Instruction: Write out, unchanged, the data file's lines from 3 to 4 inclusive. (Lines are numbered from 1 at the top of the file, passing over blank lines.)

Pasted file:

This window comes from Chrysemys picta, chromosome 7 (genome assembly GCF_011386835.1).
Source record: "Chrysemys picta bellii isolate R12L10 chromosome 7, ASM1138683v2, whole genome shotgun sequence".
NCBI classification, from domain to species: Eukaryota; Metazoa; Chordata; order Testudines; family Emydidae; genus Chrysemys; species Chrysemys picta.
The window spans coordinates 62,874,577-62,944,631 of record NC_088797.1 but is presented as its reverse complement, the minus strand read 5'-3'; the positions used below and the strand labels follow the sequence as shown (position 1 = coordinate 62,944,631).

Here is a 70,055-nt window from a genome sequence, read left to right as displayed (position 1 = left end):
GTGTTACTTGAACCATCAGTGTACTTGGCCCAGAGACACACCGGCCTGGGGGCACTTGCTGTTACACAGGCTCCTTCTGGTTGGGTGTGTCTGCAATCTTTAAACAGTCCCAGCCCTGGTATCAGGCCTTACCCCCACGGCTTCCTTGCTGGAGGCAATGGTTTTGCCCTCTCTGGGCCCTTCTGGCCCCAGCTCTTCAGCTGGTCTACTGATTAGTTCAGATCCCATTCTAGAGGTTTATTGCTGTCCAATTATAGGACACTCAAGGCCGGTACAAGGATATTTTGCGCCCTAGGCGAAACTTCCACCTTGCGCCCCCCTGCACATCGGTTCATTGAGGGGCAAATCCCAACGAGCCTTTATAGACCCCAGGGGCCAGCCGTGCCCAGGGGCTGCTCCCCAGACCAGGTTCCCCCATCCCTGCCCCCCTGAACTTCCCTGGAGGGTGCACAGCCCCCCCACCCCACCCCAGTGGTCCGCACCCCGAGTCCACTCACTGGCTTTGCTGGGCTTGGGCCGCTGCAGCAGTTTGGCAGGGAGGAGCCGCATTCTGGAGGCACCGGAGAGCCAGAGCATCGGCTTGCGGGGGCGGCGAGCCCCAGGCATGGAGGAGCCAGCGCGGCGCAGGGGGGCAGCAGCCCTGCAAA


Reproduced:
NCBI classification, from domain to species: Eukaryota; Metazoa; Chordata; order Testudines; family Emydidae; genus Chrysemys; species Chrysemys picta.
The window spans coordinates 62,874,577-62,944,631 of record NC_088797.1 but is presented as its reverse complement, the minus strand read 5'-3'; the positions used below and the strand labels follow the sequence as shown (position 1 = coordinate 62,944,631).